In Great Britain, road public transport in the big cities is dependent on diesel powered vehicles. Many of the 2,000-plus buses in the West Midlands Urban Area spend a lot of time stationary (or moving very slowly in traffic) with engines on, and the consequence is very bad local air quality.

Eighteen diesel/battery hybrid buses are to be introduced to NXWM service in early 2012, and as part of the council’s ‘Vision for Movement‘, the most polluting buses would be effectively excluded from Birmingham city centre. But these measures in themselves are not going to make a difference overall.

Centro's car and bus comparison diagramIn its ‘Transforming Bus Travel‘ document, Centro included a diagram purporting to show that a single decker bus is ‘equivalent to 78 cars’.

The reality is that the average bus carries about 9 passengers, so emissions per passenger kilometre are not something to be especially proud of. So long as high frequency bus services (e.g., Birmingham – Kings Heath – Maypole) remain operated by diesel buses, there is going to be bad air.

What’s needed is fewer silly diagrams, and more rational thinking. There is a strong case for converting most of Birmingham’s trunk bus routes to trolleybus operation, but this would require the support and involvement of the local authority. Whether the civic leadership has the necessary perspicuity, remains to be seen.

Written by beleben

December 24, 2011 at 2:08 pm

Confused of Summer Lane

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Go HS2 campaign supporters, page 1

Earlier this year, Centro, the West Midlands transport authority, set up the GoHS2 campaign at its Summer Lane headquarters, to “bring HS2 to the West Midlands”.

But the West Midlands *already has* high speed rail – with its London Pendolino trains matching the Frankfurt – Cologne ICE in speed, and more than matching it in frequency and number of through trains.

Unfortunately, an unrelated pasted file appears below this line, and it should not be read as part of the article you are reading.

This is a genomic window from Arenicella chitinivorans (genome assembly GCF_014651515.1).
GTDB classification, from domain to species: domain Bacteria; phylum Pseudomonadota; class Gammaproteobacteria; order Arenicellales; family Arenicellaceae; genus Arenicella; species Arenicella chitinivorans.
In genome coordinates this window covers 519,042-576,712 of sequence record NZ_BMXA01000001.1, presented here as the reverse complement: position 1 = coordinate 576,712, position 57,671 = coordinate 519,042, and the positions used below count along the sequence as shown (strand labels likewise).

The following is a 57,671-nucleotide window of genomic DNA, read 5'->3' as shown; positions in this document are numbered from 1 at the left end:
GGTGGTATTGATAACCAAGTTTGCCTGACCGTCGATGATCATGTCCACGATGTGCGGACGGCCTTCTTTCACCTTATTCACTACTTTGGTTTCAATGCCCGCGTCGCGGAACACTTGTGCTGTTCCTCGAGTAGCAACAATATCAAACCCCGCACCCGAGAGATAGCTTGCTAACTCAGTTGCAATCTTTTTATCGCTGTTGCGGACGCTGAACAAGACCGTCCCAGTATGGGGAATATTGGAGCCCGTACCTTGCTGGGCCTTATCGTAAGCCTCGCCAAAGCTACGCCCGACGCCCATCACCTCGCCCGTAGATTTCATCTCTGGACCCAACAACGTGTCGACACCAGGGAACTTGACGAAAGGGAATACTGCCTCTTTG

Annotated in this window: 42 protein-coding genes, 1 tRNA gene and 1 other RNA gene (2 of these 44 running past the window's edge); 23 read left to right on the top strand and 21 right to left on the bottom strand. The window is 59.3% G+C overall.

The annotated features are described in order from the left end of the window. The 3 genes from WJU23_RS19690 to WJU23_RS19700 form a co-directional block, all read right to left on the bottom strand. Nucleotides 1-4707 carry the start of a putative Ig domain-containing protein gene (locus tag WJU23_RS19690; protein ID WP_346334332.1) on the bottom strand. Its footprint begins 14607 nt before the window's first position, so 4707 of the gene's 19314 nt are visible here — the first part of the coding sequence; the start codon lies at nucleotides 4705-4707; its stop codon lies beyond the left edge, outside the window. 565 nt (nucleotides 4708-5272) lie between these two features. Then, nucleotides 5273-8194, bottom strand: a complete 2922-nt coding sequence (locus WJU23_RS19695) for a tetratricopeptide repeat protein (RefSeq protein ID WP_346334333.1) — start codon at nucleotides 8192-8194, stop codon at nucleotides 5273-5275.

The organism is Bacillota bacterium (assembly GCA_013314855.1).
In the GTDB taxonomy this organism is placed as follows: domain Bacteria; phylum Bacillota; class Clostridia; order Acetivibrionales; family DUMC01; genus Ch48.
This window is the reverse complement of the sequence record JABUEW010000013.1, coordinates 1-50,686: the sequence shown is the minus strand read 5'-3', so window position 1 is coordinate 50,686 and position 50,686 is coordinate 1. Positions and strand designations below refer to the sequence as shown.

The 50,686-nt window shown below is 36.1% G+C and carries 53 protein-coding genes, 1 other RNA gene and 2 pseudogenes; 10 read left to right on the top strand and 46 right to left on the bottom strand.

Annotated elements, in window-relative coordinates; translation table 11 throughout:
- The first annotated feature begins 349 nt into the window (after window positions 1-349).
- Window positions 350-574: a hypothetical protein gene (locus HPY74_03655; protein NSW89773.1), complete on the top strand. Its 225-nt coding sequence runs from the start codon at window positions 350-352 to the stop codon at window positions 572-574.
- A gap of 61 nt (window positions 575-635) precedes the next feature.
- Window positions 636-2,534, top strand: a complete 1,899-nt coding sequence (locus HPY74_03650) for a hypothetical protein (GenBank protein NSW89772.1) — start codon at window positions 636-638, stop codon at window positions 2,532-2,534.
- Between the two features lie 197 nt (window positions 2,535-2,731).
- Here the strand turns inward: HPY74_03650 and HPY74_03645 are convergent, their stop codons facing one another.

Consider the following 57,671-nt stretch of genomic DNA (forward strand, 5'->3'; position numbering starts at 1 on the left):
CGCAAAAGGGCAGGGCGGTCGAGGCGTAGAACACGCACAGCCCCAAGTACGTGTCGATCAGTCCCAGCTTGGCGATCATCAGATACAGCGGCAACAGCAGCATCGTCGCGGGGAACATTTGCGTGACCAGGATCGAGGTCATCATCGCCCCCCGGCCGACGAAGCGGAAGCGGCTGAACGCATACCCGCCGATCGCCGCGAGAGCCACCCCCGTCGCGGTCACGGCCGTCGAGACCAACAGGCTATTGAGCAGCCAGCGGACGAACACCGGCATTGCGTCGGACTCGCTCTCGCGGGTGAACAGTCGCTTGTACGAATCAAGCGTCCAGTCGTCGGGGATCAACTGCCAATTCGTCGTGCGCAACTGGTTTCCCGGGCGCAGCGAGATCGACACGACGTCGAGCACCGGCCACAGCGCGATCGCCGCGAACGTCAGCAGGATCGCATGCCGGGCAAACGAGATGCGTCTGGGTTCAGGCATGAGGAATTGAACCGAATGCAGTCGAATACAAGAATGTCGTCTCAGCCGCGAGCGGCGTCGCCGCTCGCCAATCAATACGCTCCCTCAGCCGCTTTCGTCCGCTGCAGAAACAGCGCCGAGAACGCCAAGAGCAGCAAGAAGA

At the time of writing, the GoHS2 website has 56 supporters, most of whom seem to be local authority or Atkins staff (unless supporters ‘David Bull’, ‘Peter Bethell’, etc, just happen to share the names of council staff).

Go HS2 campaign claiming "opponents want to scrap first class"The GoHS2 activity on social media has been no less bizarre. A recent example is the comment that “HS2 opponents want to scrap first class (higher revenue) for standard but at same time want to ‘relieve burden’ on taxpayer”.

This is a strange comment for Centro to make, because none of the trains on West Midlands local services (Straford-upon-Avon, Walsall, Stourbridge, etc) offer *any* First class accommodation. When these services did offer First, there was no “higher revenue”, because those seats were empty. Chiltern Railways have also done away with traditional First class, in favour of experiments with other types of product segmentation.

Comparing First and Standard class Pendolino capacity Far from being some kind of cash cow, specifying four First class coaches for each nine-coach West Coast Pendolino was a serious error. As can be seen from comparing a First and Second Standard class Pendolino carriage, revenue per seat has to be 65% higher even *at the same occupancy level*.

So the future role and price differential of First class needs to be examined, but it’s a more a matter of economics than capacity. There is a very large amount of capacity waiting to be used (e.g., the Chiltern Line volume could be expanded by 800%+, through relatively small investment). And 16-coach intercity passenger trains are already operating on the British railway network.

Written by beleben

December 21, 2011 at 1:27 pm

Nat Expecting a fair increase

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Urban diametric and radial bus routes Most bus fares in Greater Birmingham are going up next month, announced National Express West Midlands (NXWM), operator of most services.

Um, quelle surprise. Virtually every January, NXWM fares go up. In fact, in some years, there’s been two increases. And there was a stealth increase when the company replaced the stage-based ticketing system, inherited from the municipal operators, with just standard and ‘short hop’ fares.